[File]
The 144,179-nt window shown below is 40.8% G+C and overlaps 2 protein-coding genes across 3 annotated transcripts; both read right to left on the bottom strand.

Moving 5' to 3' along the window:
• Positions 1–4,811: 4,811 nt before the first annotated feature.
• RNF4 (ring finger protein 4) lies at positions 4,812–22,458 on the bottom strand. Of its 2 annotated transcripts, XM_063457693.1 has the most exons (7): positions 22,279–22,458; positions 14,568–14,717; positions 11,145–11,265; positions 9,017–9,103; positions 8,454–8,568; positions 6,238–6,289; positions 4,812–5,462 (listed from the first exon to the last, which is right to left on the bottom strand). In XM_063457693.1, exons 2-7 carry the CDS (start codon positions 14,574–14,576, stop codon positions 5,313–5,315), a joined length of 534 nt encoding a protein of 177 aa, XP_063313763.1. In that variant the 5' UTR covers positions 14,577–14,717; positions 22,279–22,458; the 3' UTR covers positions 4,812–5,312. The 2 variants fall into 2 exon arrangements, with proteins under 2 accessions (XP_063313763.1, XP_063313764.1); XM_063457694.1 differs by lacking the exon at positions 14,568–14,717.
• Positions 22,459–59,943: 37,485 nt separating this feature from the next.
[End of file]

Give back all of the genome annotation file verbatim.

The 144,179-nt window shown below is 40.8% G+C and overlaps 2 protein-coding genes across 3 annotated transcripts; both read right to left on the bottom strand.

Moving 5' to 3' along the window:
• Positions 1–4,811: 4,811 nt before the first annotated feature.
• RNF4 (ring finger protein 4) lies at positions 4,812–22,458 on the bottom strand. Of its 2 annotated transcripts, XM_063457693.1 has the most exons (7): positions 22,279–22,458; positions 14,568–14,717; positions 11,145–11,265; positions 9,017–9,103; positions 8,454–8,568; positions 6,238–6,289; positions 4,812–5,462 (listed from the first exon to the last, which is right to left on the bottom strand). In XM_063457693.1, exons 2-7 carry the CDS (start codon positions 14,574–14,576, stop codon positions 5,313–5,315), a joined length of 534 nt encoding a protein of 177 aa, XP_063313763.1. In that variant the 5' UTR covers positions 14,577–14,717; positions 22,279–22,458; the 3' UTR covers positions 4,812–5,312. The 2 variants fall into 2 exon arrangements, with proteins under 2 accessions (XP_063313763.1, XP_063313764.1); XM_063457694.1 differs by lacking the exon at positions 14,568–14,717.
• Positions 22,459–59,943: 37,485 nt separating this feature from the next.